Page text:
The American Revolution erupted in Boston, as the British retaliated harshly for the Boston Tea Party and the patriots fought back. They besieged the British in the city, with a famous battle at Bunker Hill in Charlestown on June 17, 1775 (which was lost by the colonists, but inflicted great damage against the British) and won the Siege of Boston, forcing the British to evacuate the city on March 17, 1776. However, the combination of American and British blockades of the town and port during the conflict seriously damaged the economy, and the population fell by two thirds in the 1770s.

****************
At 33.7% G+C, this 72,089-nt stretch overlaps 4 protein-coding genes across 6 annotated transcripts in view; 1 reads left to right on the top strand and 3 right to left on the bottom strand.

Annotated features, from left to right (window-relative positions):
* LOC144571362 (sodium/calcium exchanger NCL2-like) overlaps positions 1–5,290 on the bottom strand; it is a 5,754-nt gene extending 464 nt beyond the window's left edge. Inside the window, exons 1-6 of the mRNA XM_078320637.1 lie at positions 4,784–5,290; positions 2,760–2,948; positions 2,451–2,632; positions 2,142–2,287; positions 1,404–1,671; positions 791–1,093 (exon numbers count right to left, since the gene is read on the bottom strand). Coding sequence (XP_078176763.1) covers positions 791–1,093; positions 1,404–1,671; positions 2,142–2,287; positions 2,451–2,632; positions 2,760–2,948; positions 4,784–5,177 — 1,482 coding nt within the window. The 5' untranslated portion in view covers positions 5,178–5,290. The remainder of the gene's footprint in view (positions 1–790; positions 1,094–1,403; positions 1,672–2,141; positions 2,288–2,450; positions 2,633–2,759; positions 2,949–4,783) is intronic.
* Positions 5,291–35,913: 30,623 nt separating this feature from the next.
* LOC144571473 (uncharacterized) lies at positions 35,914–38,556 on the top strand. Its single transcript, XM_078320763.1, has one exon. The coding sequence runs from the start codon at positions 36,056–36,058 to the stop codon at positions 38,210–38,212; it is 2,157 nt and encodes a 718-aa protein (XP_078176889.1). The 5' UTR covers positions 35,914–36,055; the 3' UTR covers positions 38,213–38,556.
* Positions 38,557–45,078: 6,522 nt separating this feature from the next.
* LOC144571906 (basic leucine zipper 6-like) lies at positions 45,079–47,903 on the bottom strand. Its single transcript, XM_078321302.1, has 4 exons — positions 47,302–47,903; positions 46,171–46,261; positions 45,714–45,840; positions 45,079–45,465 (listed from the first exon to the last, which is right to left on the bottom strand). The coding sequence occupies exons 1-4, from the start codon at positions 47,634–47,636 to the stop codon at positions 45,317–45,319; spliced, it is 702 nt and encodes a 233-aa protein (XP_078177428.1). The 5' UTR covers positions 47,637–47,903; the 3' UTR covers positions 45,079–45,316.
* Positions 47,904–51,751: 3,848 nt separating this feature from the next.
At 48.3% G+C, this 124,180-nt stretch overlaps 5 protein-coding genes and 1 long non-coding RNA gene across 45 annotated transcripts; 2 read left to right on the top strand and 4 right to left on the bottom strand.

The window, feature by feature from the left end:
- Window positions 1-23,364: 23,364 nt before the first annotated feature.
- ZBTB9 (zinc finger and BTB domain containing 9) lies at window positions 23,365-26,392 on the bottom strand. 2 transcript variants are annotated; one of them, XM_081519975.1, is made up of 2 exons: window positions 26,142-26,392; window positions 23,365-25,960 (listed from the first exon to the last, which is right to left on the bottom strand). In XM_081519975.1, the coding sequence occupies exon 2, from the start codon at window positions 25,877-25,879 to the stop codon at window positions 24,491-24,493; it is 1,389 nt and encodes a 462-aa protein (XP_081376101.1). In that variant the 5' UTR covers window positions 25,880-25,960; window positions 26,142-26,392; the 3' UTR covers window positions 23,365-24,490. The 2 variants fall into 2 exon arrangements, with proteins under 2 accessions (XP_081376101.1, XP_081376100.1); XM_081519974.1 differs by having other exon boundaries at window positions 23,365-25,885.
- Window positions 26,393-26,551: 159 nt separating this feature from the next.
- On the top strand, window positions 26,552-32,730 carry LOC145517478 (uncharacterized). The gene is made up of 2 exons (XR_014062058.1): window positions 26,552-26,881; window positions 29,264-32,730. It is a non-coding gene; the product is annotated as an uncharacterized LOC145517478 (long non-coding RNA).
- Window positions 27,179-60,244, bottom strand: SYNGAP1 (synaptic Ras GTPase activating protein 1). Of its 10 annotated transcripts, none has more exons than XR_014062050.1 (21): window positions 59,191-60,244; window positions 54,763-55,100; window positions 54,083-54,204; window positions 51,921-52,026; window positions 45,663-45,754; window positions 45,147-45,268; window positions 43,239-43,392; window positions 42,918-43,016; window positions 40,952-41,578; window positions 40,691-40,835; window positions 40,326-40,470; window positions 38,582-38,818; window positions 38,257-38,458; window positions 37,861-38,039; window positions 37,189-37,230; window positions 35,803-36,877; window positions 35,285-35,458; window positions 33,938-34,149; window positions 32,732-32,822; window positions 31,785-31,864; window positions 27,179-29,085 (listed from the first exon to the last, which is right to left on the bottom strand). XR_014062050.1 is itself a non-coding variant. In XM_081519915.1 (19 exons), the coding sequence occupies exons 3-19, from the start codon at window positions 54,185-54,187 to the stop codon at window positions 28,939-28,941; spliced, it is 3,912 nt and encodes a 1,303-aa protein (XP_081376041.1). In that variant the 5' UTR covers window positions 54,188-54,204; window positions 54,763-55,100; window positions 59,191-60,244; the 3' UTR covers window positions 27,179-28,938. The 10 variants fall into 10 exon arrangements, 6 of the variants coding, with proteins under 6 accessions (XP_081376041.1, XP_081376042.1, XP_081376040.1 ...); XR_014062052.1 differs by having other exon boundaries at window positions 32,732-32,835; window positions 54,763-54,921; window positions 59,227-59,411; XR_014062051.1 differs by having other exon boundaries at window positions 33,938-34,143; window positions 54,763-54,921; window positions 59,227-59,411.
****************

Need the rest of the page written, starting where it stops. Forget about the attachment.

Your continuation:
The city recovered after 1800, re-establishing its role as the transportation hub for the New England region with its network of railroads, and even more important, the intellectual, educational and medical center of the nation. Along with New York, Boston was the financial center of the United States in the 19th century, and was especially important in funding railroads nationwide. In the Civil War era, it was the base for many anti-slavery activities. In the 19th century the city was dominated by an elite known as the Boston Brahmins. They faced the political challenge coming from Catholic immigrants. The Irish Catholics, typified by the Kennedy Family, took political control of the city by 1900. Photos from Boston Public Library.